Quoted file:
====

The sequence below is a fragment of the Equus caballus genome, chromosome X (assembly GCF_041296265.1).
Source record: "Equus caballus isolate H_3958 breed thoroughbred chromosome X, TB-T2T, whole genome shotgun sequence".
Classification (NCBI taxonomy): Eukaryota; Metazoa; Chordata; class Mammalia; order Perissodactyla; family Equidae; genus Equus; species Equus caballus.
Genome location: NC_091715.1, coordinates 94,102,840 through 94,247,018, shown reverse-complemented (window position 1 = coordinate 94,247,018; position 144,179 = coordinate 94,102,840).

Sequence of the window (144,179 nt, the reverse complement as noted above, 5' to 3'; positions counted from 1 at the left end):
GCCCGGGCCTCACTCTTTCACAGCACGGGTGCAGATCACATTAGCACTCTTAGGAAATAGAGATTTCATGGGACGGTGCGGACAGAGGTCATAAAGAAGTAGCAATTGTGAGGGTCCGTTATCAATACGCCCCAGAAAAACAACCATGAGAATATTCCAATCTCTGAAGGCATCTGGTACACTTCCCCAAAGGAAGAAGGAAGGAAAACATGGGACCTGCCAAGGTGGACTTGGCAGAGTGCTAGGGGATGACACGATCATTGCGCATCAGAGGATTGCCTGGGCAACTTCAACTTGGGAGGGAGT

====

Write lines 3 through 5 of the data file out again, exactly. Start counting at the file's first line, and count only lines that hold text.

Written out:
Classification (NCBI taxonomy): Eukaryota; Metazoa; Chordata; class Mammalia; order Perissodactyla; family Equidae; genus Equus; species Equus caballus.
Genome location: NC_091715.1, coordinates 94,102,840 through 94,247,018, shown reverse-complemented (window position 1 = coordinate 94,247,018; position 144,179 = coordinate 94,102,840).

Sequence of the window (144,179 nt, the reverse complement as noted above, 5' to 3'; positions counted from 1 at the left end):